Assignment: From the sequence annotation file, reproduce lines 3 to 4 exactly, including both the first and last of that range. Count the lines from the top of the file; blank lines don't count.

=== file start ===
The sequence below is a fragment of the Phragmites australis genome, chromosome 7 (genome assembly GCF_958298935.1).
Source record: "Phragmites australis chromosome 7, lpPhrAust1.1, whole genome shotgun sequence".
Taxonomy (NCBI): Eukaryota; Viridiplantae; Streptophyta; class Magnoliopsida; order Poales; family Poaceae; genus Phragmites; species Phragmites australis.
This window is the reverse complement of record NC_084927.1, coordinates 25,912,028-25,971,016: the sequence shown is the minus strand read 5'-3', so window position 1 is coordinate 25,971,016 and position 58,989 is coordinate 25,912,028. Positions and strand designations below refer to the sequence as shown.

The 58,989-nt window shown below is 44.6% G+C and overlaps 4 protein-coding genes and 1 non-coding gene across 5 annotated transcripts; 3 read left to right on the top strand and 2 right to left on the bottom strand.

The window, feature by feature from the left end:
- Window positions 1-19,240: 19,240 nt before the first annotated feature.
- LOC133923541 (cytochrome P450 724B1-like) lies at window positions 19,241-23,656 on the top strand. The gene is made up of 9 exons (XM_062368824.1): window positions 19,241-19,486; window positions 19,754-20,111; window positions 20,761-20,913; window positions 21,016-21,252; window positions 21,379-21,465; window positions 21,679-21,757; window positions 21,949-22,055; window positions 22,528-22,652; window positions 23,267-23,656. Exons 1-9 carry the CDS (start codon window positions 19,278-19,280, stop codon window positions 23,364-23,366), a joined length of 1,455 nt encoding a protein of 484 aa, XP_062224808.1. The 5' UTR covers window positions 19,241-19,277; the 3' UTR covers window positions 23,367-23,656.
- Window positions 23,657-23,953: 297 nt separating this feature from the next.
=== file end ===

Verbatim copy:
Taxonomy (NCBI): Eukaryota; Viridiplantae; Streptophyta; class Magnoliopsida; order Poales; family Poaceae; genus Phragmites; species Phragmites australis.
This window is the reverse complement of record NC_084927.1, coordinates 25,912,028-25,971,016: the sequence shown is the minus strand read 5'-3', so window position 1 is coordinate 25,971,016 and position 58,989 is coordinate 25,912,028. Positions and strand designations below refer to the sequence as shown.